Causal Layered Analysis (CLA)

What is Causal Layered Analysis?[1]

Causal Layered Analysis (abbreviated as CLA) is a group sense-making technique used to explore the underlying causes and worldviews contributing to a situation. Working together, groups made up of people representing different perspectives respond to a central question with:

  • Litany: how they "feel" about it
  • Causes: what's creating the situation
  • Worldview: the perspectives shaping it
  • Myths: the underlying stories feed it

The results of a CLA exercise are often shown as an iceberg, with the Problem visible above the water, and the Litany, Causes, Worldviews, and Myths shown progressively larger below the water. When complete, groups use the CLA to better understand the problem and inform their vision of the future.

CLA Iceberg
source: Philipp Kuerten

Causal layered analysis (CLA) is offered as a new research theory and method. As a theory, it seeks to integrate empiricist, interpretive, critical, and action-learning modes of knowing. As a method, its utility is not in predicting the future but in creating transformative spaces for the creation of alternative futures. It is also likely to be useful in developing more effective — deeper, inclusive, longer-term—policy

The Layers of CLA[2]

CLA presumes four layers of analysis.

  • First, the litany, the official narrative, the public output, and the most visible of any narrative, often based on immediate political decisions, and what would be typically seen in news coverage of the issue. The litany can be changed easily and is what most people will observe about a narrative, often without becoming aware of its deeper foundations.
  • The second layer behind the litany is what has usually been studied academically or is published in more distinguished editorial newspapers. Those are the social causes, political and historical, economic and technological factors, or the STEEP (social, technological, economic, environmental, political) analysis. Here, the litany or quantitative data gets an interpretative perspective and different agents and actors are analyzed.
  • The third layer is often part of deeper academic discourse. Here, the structures and worldviews and other discourses behind the litany are analyzed with the goal to find deeper, social, linguistic, and cultural structures that are “actor invariant” (Inayatullah, 1998, p. 820) and much less prone to change. Levels of analysis in this layer include the stakeholders that are involved, their ideological background, deeper civilizational and worldview-related aspects, and their epistemic and value orientation.
  • The fourth layer deals with myths and metaphors and all additional deep stories behind the narratives that often remain invisible. It deals with “collective archetypes - the unconscious and often emotive dimensions of the problem” (Inayatullah, 2004, p. 17). At this layer the analysis gets a postmodern, postcolonial and speculative layer, however especially concerning future and space narratives, heavily mystified areas, this might prove to be the most important or most diverse layer.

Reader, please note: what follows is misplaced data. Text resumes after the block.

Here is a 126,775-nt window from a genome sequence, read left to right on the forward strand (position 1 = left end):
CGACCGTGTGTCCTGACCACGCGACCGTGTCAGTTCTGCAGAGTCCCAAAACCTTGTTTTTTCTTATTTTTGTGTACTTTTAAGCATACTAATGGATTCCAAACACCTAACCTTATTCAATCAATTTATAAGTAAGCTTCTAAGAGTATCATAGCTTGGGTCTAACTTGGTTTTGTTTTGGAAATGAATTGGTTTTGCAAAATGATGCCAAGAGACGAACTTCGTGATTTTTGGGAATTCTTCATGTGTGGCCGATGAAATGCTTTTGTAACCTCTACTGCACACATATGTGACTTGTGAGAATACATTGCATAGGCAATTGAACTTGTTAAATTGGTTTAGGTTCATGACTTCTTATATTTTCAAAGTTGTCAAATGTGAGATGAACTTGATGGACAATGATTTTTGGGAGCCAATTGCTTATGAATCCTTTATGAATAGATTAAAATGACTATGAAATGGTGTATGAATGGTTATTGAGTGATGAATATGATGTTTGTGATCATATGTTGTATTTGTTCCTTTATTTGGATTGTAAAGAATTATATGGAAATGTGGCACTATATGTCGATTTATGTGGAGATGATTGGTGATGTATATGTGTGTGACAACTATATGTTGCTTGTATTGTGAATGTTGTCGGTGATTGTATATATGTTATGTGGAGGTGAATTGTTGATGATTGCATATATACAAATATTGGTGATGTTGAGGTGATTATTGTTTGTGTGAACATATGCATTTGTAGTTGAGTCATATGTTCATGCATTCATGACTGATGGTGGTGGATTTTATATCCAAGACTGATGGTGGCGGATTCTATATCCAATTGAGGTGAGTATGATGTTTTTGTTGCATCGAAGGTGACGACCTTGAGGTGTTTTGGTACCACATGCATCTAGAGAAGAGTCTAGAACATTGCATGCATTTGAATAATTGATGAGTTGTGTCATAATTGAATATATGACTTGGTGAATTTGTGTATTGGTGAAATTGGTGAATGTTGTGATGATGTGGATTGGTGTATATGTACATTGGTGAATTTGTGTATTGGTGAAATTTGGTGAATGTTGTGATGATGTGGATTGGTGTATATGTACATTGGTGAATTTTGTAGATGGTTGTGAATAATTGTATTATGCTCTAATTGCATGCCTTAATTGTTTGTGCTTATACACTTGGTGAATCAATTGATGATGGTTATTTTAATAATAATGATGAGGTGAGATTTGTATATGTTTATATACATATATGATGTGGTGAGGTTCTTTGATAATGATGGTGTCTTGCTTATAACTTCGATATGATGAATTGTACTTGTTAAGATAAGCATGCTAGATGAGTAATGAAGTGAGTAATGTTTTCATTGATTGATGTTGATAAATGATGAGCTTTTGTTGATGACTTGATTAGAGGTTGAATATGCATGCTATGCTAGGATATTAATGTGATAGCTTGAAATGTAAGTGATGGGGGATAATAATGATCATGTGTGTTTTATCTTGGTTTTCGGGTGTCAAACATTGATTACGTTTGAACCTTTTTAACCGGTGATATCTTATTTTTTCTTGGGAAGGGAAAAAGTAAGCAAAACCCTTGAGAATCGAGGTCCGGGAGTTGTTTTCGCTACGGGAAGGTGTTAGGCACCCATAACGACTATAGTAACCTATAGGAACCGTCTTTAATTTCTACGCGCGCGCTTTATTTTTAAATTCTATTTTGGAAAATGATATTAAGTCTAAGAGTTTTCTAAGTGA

Historical Background[3]

CLA was first introduced explicitly as a futures research technique by Sohail Inayatullah in a 1998 article for Futures that would come to be widely cited. Later, Inayatullah would edit the CLA Reader, which featured chapters from a number of futurists and practitioners describing their experience with CLA. Inayatullah's work on CLA was examined in a book by Jose W. Ramos in 2003. A 2008 article by Chris Riedy examined the similarities, differences, and possible combinations of CLA and Ken Wilber's integral theory. A 2010 article by Gary P. Hampson explored the relationship between integral futures and CLA further, and also considered Richard Slaughter's critique of CLA. Sohail Inayatullah and Ivana Milojevic published an update in 2015. With various authors, they investigate topics such as:

  • The Global Financial Crisis
  • Terrorism futures
  • Global governance
  • Aging and the changing workforce
  • Educational and university futures
  • Climate change
  • Water futures in the Muslim world
  • The alternative futures of China
  • Agricultural policy in Australia
  • The new national narrative in Singapore

Benefits and Disadvantages of Causal Layered Analysis (CLA)[4]


  • Collaborative and appealing to a wide range of participants
  • Integrative with other foresight methods
  • Supports the development of powerful and richer future scenarios
  • Useful check that constructed scenarios are robust across diverse perspectives
  • Develops shared visions of a preferred organizational future
  • Potential for issue transformation
  • Links short, medium, and long-term strategic thinking
  • Ensures actions emerge from depth, instead of a checklist of things to do


  • Needs a clearly expressed question to be prepared
  • Requires participants to be willing to share their perspectives and challenge their assumptions about how the organization operates
  • Requires acceptance of the basic CLA theory by the participants
  • May constrain action through 'analysis/paralysis'
  • May reduce individual creativity
  • Needs time and requires an understanding of depth and patience
  • Requires an experienced facilitator

See Also